On Wednesday we got up early because there was a chance of rain in the forecast and Tracy was stressed about getting down the scree slope. Before leaving, though, I saw one of the most beautiful sunrises I have ever seen. Look at the pictures…it almost looks fake…it looks like I’m overlooking a lake of fire. It was incredible. We got down the scree slope with no problems, and I started to tell Tracy that she had done the hard part and didn’t need to worry anymore. But I thought better of it because there was still a lot of dangerous downhill hiking to do, and I didn’t want her to get complacent. It didn’t matter, she said it herself. I reminded her to still be very careful, but 15 minutes after the scree section I heard a thump. I looked up and Tracy was sitting on the ground a few steps off the trail in some grass. I said, “You shouldn’t be walking on that slick grass.” She responded, “I just ruined our New Zealand trip. I heard my ankle snap.” She had slipped off of a tuft of grass and turned her ankle. Being an idiot, I took off her boot, and it had already swollen to the size of a softball. Not good. We were two miles and 2300 feet above the trailhead. The Alaskans reached us a few minutes later and we started trying to take care of her. Then the girls from Belgium and Holland came down and started helping. After about 15 minutes, a guy from Israel who had camped outside the hut came by. It turned out he was a medic, and he took control. Of course, we hadn’t done anything right, and he undid everything we did and then wrapped her up. He decided he didn’t think her ankle was broken, but it was very badly sprained. The swelling had gone down to about the size of a baseball, and he was able to get her boot back on. The Belgian girl was also super helpful and took Tracy’s pack and carried it down the mountain and left it at the visitor’s center. The Israeli was a life-saver, because he got her wrapped up securely. We then spent the next four hours getting the two miles off that mountain. Tracy was a real trooper. Despite the pain, she just did what she had to do, and I was very proud of her. Luckily, the pending rain kept the trail uncrowded, and we eventually made it off the mountain. I then got bags of ice to put on the ankle, found her backpack, bought some t-shirts, then we headed out to Wanaka. Wanaka was where we were headed for the night anyway, but it was also the closest doctor in the direction we were going: two and a half hours away. The doctor didn’t think it was broken, either, but the x-ray was already closed for the day, so we had to go back the next day for an x-ray. So we went to the hotel and tried to recover. We were every bit as sore as we had been when we backpacked out of the Grand Canyon, so we were in some good pain!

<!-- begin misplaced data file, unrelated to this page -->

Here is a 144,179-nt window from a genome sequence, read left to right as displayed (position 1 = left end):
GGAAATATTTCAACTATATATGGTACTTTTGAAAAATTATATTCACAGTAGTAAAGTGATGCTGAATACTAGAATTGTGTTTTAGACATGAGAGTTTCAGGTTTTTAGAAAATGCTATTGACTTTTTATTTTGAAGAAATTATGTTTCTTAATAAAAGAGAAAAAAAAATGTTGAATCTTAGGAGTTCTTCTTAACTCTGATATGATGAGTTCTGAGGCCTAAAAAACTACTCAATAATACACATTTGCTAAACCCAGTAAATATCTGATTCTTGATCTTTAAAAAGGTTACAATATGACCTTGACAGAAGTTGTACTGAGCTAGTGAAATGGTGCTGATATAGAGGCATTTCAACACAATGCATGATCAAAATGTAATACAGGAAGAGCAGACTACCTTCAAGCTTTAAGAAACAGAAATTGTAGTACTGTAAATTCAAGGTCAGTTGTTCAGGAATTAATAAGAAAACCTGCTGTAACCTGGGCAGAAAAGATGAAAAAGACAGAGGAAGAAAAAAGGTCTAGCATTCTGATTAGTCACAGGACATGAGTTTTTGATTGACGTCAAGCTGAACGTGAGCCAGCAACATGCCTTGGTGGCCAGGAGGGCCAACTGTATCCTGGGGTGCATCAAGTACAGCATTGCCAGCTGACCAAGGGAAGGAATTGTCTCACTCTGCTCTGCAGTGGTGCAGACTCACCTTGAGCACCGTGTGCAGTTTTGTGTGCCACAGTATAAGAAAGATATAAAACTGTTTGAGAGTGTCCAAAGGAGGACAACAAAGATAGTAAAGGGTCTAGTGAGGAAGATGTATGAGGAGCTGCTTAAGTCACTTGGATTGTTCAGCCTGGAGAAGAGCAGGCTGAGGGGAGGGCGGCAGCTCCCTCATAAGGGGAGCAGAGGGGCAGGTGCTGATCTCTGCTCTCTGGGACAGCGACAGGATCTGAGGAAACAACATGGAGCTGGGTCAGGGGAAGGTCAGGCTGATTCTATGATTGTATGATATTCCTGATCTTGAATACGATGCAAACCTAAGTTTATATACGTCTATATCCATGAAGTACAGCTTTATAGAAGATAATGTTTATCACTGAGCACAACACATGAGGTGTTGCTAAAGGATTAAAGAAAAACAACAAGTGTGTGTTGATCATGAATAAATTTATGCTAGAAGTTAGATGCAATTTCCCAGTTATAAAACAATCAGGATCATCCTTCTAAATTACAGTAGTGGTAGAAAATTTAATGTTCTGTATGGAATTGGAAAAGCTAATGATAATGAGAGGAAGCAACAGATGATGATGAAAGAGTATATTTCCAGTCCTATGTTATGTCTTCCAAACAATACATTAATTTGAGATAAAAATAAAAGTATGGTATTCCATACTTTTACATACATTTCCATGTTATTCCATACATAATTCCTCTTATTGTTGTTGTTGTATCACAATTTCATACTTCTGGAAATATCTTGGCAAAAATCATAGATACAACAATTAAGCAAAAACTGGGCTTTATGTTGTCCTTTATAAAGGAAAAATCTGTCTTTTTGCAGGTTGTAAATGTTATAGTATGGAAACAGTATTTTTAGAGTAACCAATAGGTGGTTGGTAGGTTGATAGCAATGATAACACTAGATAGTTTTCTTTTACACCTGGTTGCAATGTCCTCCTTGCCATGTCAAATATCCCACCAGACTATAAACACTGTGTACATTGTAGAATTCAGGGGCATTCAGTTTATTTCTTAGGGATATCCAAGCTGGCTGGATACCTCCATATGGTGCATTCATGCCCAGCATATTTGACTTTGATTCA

We got up the next day and got Tracy’s x-ray, which confirmed that the ankle wasn’t broken. But they said it would be several weeks before she healed, so we would have to take it easy for the rest of the trip. The doctor suggested Milford Sound, so we headed south to Te Anau. After several hours of driving through nice pasture lands, we arrived in Te Anau and got a hotel room. From there, we drove down to Milford Sound. The Sound was beautiful, and Fiordlands would have been a great park to backpack. It was a rain forest, so it was completely different from Mount Cook. Tracy was in a lot of pain, though, so we just walked a little on a couple of flat paved trails. From there, we returned back to Te Anau for the night.